Deployment of missiles in Asia will do little to augment US power

Source:Global Times Published: 2019/8/5 19:28:40

South Korean protesters gather to protest against the Operational Control (OPCON) and the Terminal High Altitude Area Defense (THAAD) on June 3 as former US Defense Secretary Patrick Shanahan arrived in Seoul on June 2 for a two-day visit. Photo: IC

Editor's Note:

US Secretary of Defense Mark Esper said on Saturday that he wants to deploy ground-based intermediate-range conventional missiles in Asia, just one day after his country formally withdrew from the Intermediate-Range Nuclear Forces (INF) Treaty. How will the decision influence Asia's security landscape? What are the challenges the US faces in this regard? The Global Times talked to two Chinese experts on these issues.  

Li Haidong, professor at Institute of International Relations, China Foreign Affairs University

US deploying intermediate-range missiles in Asia will escalate tensions with China and Russia, increase divergences with its regional allies and accelerate the US decline.

It will undermine the balance of strategic relations among great powers and impair regional stability. It reflects the US pursuit of absolute security of itself and takes no account of other countries' security.

China's influence in Asia is rising, while US popularity in the region is waning. The decision to deploy missiles is also a manifestation of US discontent with the status quo.

There is little doubt that the US will deploy intermediate-range missiles after withdrawing from the INF. The question is when and where to deploy them. It would be difficult to predict the exact time because it depends on US own agenda.

In terms of the location, it is likely to be in US territories in the Asia-Pacific region, such as Guam and Wake Island.

Territories of its allies in this region would be another potential option. As the deployment of missiles is directed against China and Russia, South Korea and Japan will likely be chosen as the locations.

The probability of deploying missiles on Japanese soil would be higher. Although China and Russia would pile pressure on Japan, when it comes to security, Tokyo has always been a puppet of the Washington.

Seoul, on the other hand, will likely not cooperate with Washington in this regard. South Korea's possible resistance may mainly come from its concerns about the impact on its economy, because it is more closely linked to China economically than to the US or Japan. South Korea also has lessons to learn from the deployment of US Terminal High Altitude Area Defense in 2017. The move irked Beijing, which led to China slapping sanctions on South Korean companies.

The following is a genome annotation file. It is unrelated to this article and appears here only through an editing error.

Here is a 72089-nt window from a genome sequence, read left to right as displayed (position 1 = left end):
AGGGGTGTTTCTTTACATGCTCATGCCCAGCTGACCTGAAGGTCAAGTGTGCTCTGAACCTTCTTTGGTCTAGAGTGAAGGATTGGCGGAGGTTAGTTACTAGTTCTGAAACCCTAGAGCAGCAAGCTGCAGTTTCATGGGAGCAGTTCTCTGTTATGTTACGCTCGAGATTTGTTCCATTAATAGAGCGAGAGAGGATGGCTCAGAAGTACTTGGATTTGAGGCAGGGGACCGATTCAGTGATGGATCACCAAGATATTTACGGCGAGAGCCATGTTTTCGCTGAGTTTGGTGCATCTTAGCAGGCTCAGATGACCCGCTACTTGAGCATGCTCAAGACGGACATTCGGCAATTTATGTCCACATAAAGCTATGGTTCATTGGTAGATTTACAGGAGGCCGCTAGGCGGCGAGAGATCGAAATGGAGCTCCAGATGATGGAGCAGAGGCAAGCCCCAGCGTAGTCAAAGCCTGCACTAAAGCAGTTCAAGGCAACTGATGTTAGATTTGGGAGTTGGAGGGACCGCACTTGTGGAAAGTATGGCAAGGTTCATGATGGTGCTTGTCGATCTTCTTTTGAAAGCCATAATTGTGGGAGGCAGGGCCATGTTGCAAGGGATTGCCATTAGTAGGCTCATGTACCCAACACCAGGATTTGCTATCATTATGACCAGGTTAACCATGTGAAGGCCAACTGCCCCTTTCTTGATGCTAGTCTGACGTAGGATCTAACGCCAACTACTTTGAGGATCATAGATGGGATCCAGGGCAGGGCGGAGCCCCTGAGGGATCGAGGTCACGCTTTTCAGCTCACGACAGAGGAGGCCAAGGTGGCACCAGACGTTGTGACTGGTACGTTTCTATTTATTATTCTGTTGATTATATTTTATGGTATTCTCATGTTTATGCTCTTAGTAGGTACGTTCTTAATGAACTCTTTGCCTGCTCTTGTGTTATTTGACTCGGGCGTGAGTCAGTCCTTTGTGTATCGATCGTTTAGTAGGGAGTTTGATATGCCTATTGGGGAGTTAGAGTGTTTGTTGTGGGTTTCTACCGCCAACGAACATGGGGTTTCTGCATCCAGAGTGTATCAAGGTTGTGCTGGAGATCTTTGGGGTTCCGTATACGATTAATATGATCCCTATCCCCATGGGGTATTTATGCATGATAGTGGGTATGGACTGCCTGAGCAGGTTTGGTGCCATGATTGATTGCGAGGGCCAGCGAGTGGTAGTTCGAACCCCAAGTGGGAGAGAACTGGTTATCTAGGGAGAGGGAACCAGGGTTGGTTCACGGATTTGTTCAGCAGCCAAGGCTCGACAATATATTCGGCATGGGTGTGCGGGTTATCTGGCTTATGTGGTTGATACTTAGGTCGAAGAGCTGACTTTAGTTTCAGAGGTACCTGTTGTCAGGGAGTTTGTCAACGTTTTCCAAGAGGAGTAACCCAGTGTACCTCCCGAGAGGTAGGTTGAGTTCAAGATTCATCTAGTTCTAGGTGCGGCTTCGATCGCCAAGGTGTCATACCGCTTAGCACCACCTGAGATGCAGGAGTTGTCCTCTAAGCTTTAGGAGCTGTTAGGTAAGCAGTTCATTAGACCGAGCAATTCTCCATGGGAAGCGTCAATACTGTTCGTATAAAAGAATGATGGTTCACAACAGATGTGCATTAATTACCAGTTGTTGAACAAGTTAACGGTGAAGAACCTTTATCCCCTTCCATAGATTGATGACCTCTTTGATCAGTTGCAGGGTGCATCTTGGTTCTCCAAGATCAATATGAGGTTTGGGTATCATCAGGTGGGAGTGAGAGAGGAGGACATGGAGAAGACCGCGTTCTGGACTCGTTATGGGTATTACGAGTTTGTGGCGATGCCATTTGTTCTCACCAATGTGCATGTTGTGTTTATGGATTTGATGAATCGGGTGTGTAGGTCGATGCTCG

If the US deploys intermediate-range missiles in Asia, China will certainly carry out countermeasures and augment its own missile forces in response, so as to effectively deter the US. Furthermore, it will lead to closer ties and strategic coordination between Beijing and Moscow.

Washington should devote more resources into its domestic affairs. Crises are emerging over issues such as US national security and ethnic identity. Political infighting and mass shootings are becoming increasingly frequent. US attempt to divert resources and energy to overseas issues will not solve its own problems at home, but will only exacerbate US decline.

Zhang Jiadong, professor at the Center for American Studies, Fudan University

US plan of deployment of intermediate-range missiles in Asia would have a significant effect on geopolitics and security in the Asia-Pacific region, because US military has always been the most powerful force in the region. 

However, the US could deploy the ground-based intermediate-range missiles only in its territories such as Guam, rather than in Asia. 

South Korea and Japan won't side with the US on the deployment of these missiles on their territories because it would make their own territories the top target for attacks during war.  

Both Asian countries would also worry that the deployment of missiles would impair their relations with neighboring countries. A big part of North Korea nuclear negotiations are about missiles. If South Korea and Japan approve the deployment, they will no longer be in the position to object missile programs of North Korea or other countries.

Newspaper headline: US missiles in Asia will hurt stability

Posted in: VIEWPOINT

blog comments powered by Disqus